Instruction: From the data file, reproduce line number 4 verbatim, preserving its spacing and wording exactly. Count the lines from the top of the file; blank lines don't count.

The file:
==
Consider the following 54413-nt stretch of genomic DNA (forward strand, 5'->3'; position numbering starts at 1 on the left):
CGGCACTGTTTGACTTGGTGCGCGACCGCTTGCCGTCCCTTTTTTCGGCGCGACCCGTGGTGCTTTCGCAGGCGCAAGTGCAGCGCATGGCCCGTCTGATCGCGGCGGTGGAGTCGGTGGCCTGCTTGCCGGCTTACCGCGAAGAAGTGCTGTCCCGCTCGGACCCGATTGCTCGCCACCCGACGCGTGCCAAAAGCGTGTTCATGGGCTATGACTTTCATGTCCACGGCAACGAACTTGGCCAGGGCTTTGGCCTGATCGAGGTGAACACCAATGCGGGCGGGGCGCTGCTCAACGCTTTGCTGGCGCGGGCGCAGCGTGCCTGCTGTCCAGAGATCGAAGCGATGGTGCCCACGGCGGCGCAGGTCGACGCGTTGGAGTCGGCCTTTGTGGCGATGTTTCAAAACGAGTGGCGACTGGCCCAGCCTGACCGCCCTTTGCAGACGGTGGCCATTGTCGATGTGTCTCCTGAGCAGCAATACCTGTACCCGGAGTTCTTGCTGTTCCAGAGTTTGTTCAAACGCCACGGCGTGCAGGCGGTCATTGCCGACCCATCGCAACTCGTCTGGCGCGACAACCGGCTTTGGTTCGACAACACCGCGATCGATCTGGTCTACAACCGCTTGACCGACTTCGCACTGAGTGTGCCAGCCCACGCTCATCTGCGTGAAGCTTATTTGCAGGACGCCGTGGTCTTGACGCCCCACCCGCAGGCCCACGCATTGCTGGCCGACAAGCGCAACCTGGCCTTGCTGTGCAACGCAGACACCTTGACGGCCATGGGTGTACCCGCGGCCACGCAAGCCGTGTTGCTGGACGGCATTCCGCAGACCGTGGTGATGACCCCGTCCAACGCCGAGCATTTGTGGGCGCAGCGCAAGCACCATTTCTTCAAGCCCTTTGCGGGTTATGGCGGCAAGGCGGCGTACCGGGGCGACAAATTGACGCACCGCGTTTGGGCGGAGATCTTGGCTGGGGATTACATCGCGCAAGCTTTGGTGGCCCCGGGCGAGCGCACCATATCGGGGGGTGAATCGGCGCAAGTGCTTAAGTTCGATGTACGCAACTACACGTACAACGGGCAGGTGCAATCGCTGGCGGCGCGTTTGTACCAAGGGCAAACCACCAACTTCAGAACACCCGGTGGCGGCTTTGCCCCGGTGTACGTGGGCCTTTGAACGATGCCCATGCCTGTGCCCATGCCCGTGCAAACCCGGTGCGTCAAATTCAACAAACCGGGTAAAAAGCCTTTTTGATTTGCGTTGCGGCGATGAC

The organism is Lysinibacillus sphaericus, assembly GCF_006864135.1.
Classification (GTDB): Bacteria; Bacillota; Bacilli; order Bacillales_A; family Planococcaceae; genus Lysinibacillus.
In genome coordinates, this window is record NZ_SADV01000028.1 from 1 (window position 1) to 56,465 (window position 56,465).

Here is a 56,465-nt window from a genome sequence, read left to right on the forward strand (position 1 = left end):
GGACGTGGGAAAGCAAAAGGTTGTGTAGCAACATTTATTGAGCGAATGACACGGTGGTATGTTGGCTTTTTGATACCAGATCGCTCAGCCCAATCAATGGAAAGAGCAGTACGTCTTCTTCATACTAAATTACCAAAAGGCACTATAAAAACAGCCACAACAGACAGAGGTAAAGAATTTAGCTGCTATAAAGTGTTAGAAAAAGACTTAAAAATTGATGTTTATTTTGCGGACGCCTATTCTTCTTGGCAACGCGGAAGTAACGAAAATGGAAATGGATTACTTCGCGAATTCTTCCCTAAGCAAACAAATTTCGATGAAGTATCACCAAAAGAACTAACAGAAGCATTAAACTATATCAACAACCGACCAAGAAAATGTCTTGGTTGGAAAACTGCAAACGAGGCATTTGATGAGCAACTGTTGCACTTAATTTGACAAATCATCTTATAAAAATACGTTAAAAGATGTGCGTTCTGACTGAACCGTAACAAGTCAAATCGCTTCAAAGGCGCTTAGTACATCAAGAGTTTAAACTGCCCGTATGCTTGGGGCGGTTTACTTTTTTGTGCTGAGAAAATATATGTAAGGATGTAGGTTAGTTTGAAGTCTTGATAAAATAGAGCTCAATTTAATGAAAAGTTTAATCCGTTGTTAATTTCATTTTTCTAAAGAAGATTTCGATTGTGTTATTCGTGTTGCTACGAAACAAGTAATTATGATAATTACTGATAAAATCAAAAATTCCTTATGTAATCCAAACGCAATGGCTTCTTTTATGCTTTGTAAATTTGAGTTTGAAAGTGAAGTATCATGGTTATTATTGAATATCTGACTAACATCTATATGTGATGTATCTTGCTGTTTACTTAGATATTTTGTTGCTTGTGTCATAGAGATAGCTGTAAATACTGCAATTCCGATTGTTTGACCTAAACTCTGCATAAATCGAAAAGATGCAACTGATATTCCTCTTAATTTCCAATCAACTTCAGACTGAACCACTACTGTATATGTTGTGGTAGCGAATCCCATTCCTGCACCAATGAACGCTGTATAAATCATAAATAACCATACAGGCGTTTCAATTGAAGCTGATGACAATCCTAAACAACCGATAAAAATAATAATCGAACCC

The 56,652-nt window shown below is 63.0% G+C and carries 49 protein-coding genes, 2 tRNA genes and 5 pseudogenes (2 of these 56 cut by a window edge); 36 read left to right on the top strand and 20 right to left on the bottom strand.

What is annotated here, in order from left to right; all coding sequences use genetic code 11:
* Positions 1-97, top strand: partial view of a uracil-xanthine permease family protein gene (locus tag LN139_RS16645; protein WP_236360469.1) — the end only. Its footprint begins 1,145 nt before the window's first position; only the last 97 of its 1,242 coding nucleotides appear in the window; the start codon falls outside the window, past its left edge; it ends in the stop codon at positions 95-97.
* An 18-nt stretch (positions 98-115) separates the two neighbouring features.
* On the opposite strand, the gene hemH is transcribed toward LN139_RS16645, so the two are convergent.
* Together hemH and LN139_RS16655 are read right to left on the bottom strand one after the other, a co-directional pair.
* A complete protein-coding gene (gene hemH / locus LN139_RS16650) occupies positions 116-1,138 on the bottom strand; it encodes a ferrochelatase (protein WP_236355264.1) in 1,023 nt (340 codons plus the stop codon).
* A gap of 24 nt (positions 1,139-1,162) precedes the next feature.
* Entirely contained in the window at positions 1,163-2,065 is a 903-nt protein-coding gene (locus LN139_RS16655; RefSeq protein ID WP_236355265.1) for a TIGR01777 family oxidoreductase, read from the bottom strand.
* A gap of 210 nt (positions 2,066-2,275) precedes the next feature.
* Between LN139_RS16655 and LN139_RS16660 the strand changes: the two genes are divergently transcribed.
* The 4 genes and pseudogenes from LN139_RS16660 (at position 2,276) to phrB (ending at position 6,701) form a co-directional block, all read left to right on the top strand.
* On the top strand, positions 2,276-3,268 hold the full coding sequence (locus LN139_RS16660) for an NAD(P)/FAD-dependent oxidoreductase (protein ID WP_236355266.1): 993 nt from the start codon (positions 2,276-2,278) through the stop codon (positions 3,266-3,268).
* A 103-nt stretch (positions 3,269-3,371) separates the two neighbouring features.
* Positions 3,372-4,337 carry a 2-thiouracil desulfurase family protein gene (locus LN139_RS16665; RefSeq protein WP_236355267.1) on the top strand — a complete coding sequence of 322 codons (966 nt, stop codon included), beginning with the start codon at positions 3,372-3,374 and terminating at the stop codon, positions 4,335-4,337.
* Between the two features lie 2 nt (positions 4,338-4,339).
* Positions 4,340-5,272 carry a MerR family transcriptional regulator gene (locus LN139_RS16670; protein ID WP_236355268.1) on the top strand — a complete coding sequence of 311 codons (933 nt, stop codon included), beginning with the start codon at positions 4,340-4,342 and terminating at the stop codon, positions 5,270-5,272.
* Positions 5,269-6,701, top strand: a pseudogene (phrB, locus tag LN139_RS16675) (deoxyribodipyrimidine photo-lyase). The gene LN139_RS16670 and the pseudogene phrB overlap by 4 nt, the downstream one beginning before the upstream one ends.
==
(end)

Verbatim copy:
Classification (GTDB): Bacteria; Bacillota; Bacilli; order Bacillales_A; family Planococcaceae; genus Lysinibacillus.